For easier site prep, Parallel Line Seedling is used. Around 90% (6km) of Scottsdale is re-vegetated through direct seeding using a specialised seeding machine. One of the limitation of scalping is that the method is only suitable for large area of flat ground or gentle slops with no vertical obstacles. For sites with mature trees or stones, tube-stocks are planted by hand. Apart from geological constraints, compared to direct seeding, tube-stock planting is much more labour intensive and 10 times more expansive with each plant cost at AUD$5. However, at the moment, the survival rate of direct seedling falls bellow an expected of 200-250 plant/km. This could be due to harsher climatic conditions in the south east of NSW. One interesting finding is that despite the initial difference in survival rate of tube-stock planting over direct seedling, the difference in performance is significantly reduced after around 5 years.

 

My Work

The objective of my work is to monitor the success of direct seeding which were planted in October 2014 after scalping. It involves recording the GPS coordinates of germinated  plants. The GPS coordinates of Eucalyptus and Acacias are stored separately with two GPS devices for future management purposes.

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Ben Hanrahan (Project Manager of Greening Australia) patiently walked me through a few of the scalp lines and taught me how to identify Eucalyptus and Acacia seedlings before I take the task independently.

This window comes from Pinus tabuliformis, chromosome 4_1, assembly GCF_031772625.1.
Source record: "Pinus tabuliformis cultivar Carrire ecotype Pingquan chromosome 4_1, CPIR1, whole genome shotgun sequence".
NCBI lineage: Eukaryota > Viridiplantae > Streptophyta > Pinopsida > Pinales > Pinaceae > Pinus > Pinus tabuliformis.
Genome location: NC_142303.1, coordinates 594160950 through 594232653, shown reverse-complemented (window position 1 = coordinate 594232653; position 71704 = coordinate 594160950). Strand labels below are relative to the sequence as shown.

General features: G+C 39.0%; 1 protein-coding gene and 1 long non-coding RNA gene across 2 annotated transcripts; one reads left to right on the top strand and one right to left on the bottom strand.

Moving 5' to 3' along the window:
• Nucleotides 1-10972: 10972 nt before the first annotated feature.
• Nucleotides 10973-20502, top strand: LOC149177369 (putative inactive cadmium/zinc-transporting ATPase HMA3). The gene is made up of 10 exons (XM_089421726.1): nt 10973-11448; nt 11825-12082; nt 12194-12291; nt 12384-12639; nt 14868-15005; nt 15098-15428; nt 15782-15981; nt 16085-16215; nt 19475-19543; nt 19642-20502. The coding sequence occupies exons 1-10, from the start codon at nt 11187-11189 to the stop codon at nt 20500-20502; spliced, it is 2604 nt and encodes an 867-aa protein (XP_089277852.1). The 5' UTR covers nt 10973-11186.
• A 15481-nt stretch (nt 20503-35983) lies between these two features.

Despite the straightforward nature of the task, it is rather challenging for a beginner like me to look for tiny juveniles among weeds.

Of course, there are easier ones like these.

I have noticed that the soil of the sites with little weeds around, are much more reddish and yellowing in colour. Given that native species do better in infertile sites, I think it would be interesting to work out the soil composition of sites with high survival rate of native species, and match the scalping level to that level of the soil horizon. For instance, for sites with thick nutrient rich organic layers, more than 10-15 cm of top soil might be needed to be removed for effective regrowth.

Weed Control

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African Lovegrass

As mentioned earlier, the Scottsdale reserve is infested with African Lovegrass. Burning is not recommended as a strategy for weed removal, due to the highly flammable nature of the species and difficulty for fire control. Also, it is found that the population of the species thrive after fire, making fire undesirable for the site. Given the limited budget, the current method employed for weed removal is the labour intensive slash and spray.

Fire

Burning is restricted on the site and this limits the growth of obligated seedling plant which rely on fire to germinate. Also, it hinders the natural regeneration process as Eucalyptus seed release is triggered by fire.